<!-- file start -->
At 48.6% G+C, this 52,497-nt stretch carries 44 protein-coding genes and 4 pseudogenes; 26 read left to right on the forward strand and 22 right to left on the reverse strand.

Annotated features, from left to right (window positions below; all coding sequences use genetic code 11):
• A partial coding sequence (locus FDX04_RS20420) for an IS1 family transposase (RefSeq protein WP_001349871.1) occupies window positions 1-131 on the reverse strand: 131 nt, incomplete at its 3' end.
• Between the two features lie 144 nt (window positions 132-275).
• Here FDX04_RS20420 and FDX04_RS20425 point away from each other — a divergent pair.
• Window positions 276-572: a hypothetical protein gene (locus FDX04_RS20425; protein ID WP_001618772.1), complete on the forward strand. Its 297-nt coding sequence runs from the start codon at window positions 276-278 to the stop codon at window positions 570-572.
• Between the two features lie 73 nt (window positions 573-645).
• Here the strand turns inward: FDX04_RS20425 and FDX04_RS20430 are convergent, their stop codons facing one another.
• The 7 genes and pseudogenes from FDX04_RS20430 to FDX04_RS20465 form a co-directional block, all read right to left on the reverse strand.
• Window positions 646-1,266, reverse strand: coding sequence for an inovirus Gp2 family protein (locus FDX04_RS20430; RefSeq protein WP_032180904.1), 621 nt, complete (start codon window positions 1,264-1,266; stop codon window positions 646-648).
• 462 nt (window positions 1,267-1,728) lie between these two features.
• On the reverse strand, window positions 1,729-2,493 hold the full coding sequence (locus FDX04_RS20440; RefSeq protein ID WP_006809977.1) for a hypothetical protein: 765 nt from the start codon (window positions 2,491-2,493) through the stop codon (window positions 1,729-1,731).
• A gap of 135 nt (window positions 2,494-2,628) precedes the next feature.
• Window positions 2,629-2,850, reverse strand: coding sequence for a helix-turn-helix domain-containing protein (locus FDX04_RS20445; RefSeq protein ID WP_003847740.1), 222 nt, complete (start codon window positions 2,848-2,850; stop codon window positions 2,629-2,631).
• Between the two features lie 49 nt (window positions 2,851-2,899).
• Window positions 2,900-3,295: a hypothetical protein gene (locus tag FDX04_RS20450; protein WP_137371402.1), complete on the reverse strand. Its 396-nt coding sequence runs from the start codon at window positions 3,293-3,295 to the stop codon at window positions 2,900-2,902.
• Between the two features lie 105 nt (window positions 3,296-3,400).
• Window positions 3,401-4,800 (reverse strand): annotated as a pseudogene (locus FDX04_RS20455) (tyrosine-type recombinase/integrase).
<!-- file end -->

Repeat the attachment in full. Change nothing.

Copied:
At 48.6% G+C, this 52,497-nt stretch carries 44 protein-coding genes and 4 pseudogenes; 26 read left to right on the forward strand and 22 right to left on the reverse strand.

Annotated features, from left to right (window positions below; all coding sequences use genetic code 11):
• A partial coding sequence (locus FDX04_RS20420) for an IS1 family transposase (RefSeq protein WP_001349871.1) occupies window positions 1-131 on the reverse strand: 131 nt, incomplete at its 3' end.
• Between the two features lie 144 nt (window positions 132-275).
• Here FDX04_RS20420 and FDX04_RS20425 point away from each other — a divergent pair.
• Window positions 276-572: a hypothetical protein gene (locus FDX04_RS20425; protein ID WP_001618772.1), complete on the forward strand. Its 297-nt coding sequence runs from the start codon at window positions 276-278 to the stop codon at window positions 570-572.
• Between the two features lie 73 nt (window positions 573-645).
• Here the strand turns inward: FDX04_RS20425 and FDX04_RS20430 are convergent, their stop codons facing one another.
• The 7 genes and pseudogenes from FDX04_RS20430 to FDX04_RS20465 form a co-directional block, all read right to left on the reverse strand.
• Window positions 646-1,266, reverse strand: coding sequence for an inovirus Gp2 family protein (locus FDX04_RS20430; RefSeq protein WP_032180904.1), 621 nt, complete (start codon window positions 1,264-1,266; stop codon window positions 646-648).
• 462 nt (window positions 1,267-1,728) lie between these two features.
• On the reverse strand, window positions 1,729-2,493 hold the full coding sequence (locus FDX04_RS20440; RefSeq protein ID WP_006809977.1) for a hypothetical protein: 765 nt from the start codon (window positions 2,491-2,493) through the stop codon (window positions 1,729-1,731).
• A gap of 135 nt (window positions 2,494-2,628) precedes the next feature.
• Window positions 2,629-2,850, reverse strand: coding sequence for a helix-turn-helix domain-containing protein (locus FDX04_RS20445; RefSeq protein ID WP_003847740.1), 222 nt, complete (start codon window positions 2,848-2,850; stop codon window positions 2,629-2,631).
• Between the two features lie 49 nt (window positions 2,851-2,899).
• Window positions 2,900-3,295: a hypothetical protein gene (locus tag FDX04_RS20450; protein WP_137371402.1), complete on the reverse strand. Its 396-nt coding sequence runs from the start codon at window positions 3,293-3,295 to the stop codon at window positions 2,900-2,902.
• Between the two features lie 105 nt (window positions 3,296-3,400).
• Window positions 3,401-4,800 (reverse strand): annotated as a pseudogene (locus FDX04_RS20455) (tyrosine-type recombinase/integrase).